Blossoms and racing cars

World April 06, 2019 01:00

By Yoon Min-sik
The Korea Herald
Asia News Network

9,095 Viewed

Everland rediscovers its identity as "eco park"

THE EVERLAND theme park in Yongin, Gyeonggi Province in South Korea has vowed to reinvent itself as an “eco park” by fully utilising its rich botanical gardens and putting its infrastructure to launch new programmes like the Speedway motor track.

Leading the way is the newly created Plum Blossom Trail, which opened last week. 

Spanning 33,000 square meters, it is the biggest botanical garden in the park’s history. It boasts some 700 plum trees from more than 11 different species, scattered among 10,000 trees and colourful plant life.

The one-kilometre trail takes 40 minutes to walk through, and the gradually ascending route offers exquisite sights along the way.

The gateway has a display of 30 bonsai plants, with the tiny trees and rocks resembling a miniature forest. 

The Sky Trail takes visitors through bamboo trees and azalea flowers interspersed with white and red plum blossoms, 

The top of the trail is the perfect spot for photos, with plum blossoms and Everland’s famed rides – including the infamous T-Express– in the background. 

The Plum Blossom Trail is designed to represent the changing of the four seasons from winter to autumn, park officials explained. 

Before, Koreans in the central region had to travel south to enjoy the flowers, but with the opening of the trail, they now have an alternative closer to home.

The botanical reimagination of Everland is an attempt to rediscover its roots.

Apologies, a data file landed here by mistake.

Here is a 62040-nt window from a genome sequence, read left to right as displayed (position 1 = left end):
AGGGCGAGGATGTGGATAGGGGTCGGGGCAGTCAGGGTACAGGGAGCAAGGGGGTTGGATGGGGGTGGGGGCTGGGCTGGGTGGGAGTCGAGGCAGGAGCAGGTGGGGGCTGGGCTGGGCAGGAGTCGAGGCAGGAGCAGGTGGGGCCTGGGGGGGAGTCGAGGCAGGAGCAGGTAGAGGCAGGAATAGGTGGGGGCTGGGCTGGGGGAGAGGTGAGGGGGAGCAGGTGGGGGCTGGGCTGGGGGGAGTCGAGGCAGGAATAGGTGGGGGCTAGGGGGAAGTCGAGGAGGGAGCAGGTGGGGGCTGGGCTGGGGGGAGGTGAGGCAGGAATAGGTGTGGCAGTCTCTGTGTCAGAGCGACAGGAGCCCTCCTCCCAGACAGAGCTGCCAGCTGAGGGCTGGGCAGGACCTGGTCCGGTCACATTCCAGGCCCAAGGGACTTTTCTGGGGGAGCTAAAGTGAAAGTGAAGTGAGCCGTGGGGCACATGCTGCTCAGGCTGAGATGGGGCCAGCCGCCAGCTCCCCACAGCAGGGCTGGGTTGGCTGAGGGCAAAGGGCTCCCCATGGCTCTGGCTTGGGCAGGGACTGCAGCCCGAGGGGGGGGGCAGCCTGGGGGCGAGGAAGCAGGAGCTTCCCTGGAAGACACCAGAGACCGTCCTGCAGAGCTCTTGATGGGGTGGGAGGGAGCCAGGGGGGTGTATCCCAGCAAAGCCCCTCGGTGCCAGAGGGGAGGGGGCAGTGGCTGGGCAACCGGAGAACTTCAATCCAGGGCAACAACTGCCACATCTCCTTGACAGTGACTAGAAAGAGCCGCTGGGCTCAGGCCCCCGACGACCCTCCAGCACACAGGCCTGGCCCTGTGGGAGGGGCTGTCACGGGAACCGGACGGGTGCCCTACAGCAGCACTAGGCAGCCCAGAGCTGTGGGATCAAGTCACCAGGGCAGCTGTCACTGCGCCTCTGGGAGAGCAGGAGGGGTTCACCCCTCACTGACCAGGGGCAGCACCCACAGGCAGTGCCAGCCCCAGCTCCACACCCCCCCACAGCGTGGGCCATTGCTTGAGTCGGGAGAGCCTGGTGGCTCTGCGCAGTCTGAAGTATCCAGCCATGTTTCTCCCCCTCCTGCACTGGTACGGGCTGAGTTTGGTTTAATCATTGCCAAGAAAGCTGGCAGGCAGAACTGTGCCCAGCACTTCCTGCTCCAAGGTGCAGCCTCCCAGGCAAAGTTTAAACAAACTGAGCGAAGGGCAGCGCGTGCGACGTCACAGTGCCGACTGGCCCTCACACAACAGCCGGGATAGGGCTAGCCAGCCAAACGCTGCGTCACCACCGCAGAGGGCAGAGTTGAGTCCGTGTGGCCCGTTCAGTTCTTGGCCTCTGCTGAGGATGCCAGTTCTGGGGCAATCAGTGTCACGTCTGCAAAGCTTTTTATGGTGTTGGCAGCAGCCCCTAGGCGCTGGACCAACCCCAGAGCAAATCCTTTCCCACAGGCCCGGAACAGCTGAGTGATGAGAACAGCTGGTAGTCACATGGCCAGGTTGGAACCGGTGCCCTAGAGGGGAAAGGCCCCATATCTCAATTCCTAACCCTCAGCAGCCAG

Before being rebranded as the nation’s largest amusement park in 1996, it had operated for two decades under the name “Yongin Jayeon Nongwon”, which roughly translates to “Yongin farmland.” True to its name, the park consisted of plant and animal life alongside the rides. With the name change, the rides and waterpark Caribbean Bay came to overshadow the biological attractions. While animals are featured prominently in the ZooTopia zone with petting zoos, animal shows and a safari attraction, its forest in nearby Sinwon-ri has been forgotten land. 

But the park officials say they are launching new projects this year using the rich plant life there, starting with the Forest Camp project that will offer various hands-on programmes, concerts and yoga in the midst of the greenery. 

While Everland had always been more famous for rides, plant life in the park has also attracted festivalgoers. The ongoing annual Tulip Festival has some of the most stunning photo spots in the Seoul area, and will continue until April 28.

The Cherry Blossom Festival this weekend will be short-lived, but glorious, while the Rose Festival will blossom on May 17 to entertain visitors until June 16.

The Plum Blossom Trail will be open until May 6, and will reopen in autumn. 

Despite many Koreans’ fascination with cars, motor sports have a relatively small following in the country. Everland officials are hoping to foster the next generation of motor sports enthusiasts with a hands-on programme that gives children a closer look at its Speedway track.

The programme is designed to offer children the chance to feel what it’s like to be in motor sports. It includes a chance to meet a former race car driver and a tour of the garage where cars, including a multimillion-dollar F1 car, are on display. 

The highlight is a taxi-driving experience where children can ride in a real racing car speeding around the track, peaking at well over 250 kilometres per hour. 

Everland officials said they hope to host about 500 students for the new programme, and add other activities to attract more visitors to the Speedway. They have also expanded spectator zones from 3,000 seats to 9,200.